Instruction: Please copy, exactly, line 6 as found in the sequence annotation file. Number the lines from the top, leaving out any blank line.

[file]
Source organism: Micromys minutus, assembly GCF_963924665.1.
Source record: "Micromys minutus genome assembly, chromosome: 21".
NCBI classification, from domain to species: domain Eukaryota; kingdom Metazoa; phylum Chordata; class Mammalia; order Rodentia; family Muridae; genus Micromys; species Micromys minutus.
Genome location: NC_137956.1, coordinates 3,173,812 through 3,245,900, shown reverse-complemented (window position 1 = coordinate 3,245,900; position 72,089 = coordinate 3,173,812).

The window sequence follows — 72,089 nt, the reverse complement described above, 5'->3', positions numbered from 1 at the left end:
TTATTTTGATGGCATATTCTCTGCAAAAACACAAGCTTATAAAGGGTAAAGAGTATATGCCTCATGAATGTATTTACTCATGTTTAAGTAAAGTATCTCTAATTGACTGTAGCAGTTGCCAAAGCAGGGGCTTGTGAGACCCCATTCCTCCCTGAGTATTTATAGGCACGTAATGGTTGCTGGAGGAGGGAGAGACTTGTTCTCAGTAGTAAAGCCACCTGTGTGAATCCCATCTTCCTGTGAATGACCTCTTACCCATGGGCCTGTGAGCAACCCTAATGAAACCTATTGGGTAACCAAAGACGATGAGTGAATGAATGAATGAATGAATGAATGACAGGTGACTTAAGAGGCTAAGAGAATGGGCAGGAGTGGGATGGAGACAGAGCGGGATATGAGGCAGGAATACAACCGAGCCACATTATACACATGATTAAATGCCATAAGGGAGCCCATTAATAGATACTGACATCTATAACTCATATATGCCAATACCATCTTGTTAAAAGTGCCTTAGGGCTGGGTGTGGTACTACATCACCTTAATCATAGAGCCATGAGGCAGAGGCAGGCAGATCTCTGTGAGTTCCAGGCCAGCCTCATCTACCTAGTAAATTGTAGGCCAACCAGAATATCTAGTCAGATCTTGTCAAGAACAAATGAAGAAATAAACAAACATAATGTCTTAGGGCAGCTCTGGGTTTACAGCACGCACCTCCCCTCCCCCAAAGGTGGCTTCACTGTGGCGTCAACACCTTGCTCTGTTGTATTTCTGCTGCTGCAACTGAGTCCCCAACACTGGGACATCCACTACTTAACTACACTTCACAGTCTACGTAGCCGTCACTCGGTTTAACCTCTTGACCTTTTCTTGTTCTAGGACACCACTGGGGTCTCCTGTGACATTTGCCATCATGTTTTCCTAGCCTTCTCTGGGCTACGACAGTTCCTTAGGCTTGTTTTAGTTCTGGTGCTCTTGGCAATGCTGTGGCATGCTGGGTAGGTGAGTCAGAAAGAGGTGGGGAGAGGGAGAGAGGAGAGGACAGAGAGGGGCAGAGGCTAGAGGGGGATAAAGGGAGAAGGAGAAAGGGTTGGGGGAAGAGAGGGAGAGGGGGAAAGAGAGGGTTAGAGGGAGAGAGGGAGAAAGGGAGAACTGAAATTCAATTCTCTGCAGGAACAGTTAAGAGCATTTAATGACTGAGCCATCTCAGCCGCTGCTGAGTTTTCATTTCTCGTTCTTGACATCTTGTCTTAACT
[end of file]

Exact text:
TTATTTTGATGGCATATTCTCTGCAAAAACACAAGCTTATAAAGGGTAAAGAGTATATGCCTCATGAATGTATTTACTCATGTTTAAGTAAAGTATCTCTAATTGACTGTAGCAGTTGCCAAAGCAGGGGCTTGTGAGACCCCATTCCTCCCTGAGTATTTATAGGCACGTAATGGTTGCTGGAGGAGGGAGAGACTTGTTCTCAGTAGTAAAGCCACCTGTGTGAATCCCATCTTCCTGTGAATGACCTCTTACCCATGGGCCTGTGAGCAACCCTAATGAAACCTATTGGGTAACCAAAGACGATGAGTGAATGAATGAATGAATGAATGAATGACAGGTGACTTAAGAGGCTAAGAGAATGGGCAGGAGTGGGATGGAGACAGAGCGGGATATGAGGCAGGAATACAACCGAGCCACATTATACACATGATTAAATGCCATAAGGGAGCCCATTAATAGATACTGACATCTATAACTCATATATGCCAATACCATCTTGTTAAAAGTGCCTTAGGGCTGGGTGTGGTACTACATCACCTTAATCATAGAGCCATGAGGCAGAGGCAGGCAGATCTCTGTGAGTTCCAGGCCAGCCTCATCTACCTAGTAAATTGTAGGCCAACCAGAATATCTAGTCAGATCTTGTCAAGAACAAATGAAGAAATAAACAAACATAATGTCTTAGGGCAGCTCTGGGTTTACAGCACGCACCTCCCCTCCCCCAAAGGTGGCTTCACTGTGGCGTCAACACCTTGCTCTGTTGTATTTCTGCTGCTGCAACTGAGTCCCCAACACTGGGACATCCACTACTTAACTACACTTCACAGTCTACGTAGCCGTCACTCGGTTTAACCTCTTGACCTTTTCTTGTTCTAGGACACCACTGGGGTCTCCTGTGACATTTGCCATCATGTTTTCCTAGCCTTCTCTGGGCTACGACAGTTCCTTAGGCTTGTTTTAGTTCTGGTGCTCTTGGCAATGCTGTGGCATGCTGGGTAGGTGAGTCAGAAAGAGGTGGGGAGAGGGAGAGAGGAGAGGACAGAGAGGGGCAGAGGCTAGAGGGGGATAAAGGGAGAAGGAGAAAGGGTTGGGGGAAGAGAGGGAGAGGGGGAAAGAGAGGGTTAGAGGGAGAGAGGGAGAAAGGGAGAACTGAAATTCAATTCTCTGCAGGAACAGTTAAGAGCATTTAATGACTGAGCCATCTCAGCCGCTGCTGAGTTTTCATTTCTCGTTCTTGACATCTTGTCTTAACT